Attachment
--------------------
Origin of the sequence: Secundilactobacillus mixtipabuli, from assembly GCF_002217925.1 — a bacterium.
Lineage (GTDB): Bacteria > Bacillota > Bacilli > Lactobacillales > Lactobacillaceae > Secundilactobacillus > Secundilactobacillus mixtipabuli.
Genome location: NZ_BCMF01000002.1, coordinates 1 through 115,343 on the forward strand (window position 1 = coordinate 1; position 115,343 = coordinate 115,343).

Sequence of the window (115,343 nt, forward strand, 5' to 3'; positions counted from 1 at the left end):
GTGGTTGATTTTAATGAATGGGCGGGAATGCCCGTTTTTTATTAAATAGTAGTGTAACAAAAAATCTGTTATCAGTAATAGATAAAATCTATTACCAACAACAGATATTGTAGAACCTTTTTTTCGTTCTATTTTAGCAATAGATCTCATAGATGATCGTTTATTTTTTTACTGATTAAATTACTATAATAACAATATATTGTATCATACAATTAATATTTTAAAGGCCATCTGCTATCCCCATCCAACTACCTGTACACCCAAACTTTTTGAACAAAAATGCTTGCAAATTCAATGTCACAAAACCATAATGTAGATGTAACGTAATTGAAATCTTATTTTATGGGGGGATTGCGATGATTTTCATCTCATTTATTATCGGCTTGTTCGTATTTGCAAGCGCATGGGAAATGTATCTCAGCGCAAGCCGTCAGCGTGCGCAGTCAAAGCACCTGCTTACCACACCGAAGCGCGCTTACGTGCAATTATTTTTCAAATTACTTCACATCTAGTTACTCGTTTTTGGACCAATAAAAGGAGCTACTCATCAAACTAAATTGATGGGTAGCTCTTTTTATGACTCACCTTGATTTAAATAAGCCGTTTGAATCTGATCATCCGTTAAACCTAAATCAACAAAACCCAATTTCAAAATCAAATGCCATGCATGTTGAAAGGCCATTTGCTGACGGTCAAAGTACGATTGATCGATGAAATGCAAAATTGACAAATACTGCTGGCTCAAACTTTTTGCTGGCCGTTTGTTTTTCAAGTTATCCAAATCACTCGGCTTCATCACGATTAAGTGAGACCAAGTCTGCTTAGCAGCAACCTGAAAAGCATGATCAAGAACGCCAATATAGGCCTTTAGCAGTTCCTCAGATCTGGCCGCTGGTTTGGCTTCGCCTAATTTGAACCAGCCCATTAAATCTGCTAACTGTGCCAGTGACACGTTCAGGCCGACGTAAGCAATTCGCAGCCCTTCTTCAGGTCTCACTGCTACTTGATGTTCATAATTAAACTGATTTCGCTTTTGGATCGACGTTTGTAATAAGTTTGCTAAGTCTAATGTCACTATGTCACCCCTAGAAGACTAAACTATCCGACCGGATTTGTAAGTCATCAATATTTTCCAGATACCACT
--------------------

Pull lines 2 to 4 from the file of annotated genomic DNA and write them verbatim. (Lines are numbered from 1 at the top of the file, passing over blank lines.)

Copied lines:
Lineage (GTDB): Bacteria > Bacillota > Bacilli > Lactobacillales > Lactobacillaceae > Secundilactobacillus > Secundilactobacillus mixtipabuli.
Genome location: NZ_BCMF01000002.1, coordinates 1 through 115,343 on the forward strand (window position 1 = coordinate 1; position 115,343 = coordinate 115,343).

Sequence of the window (115,343 nt, forward strand, 5' to 3'; positions counted from 1 at the left end):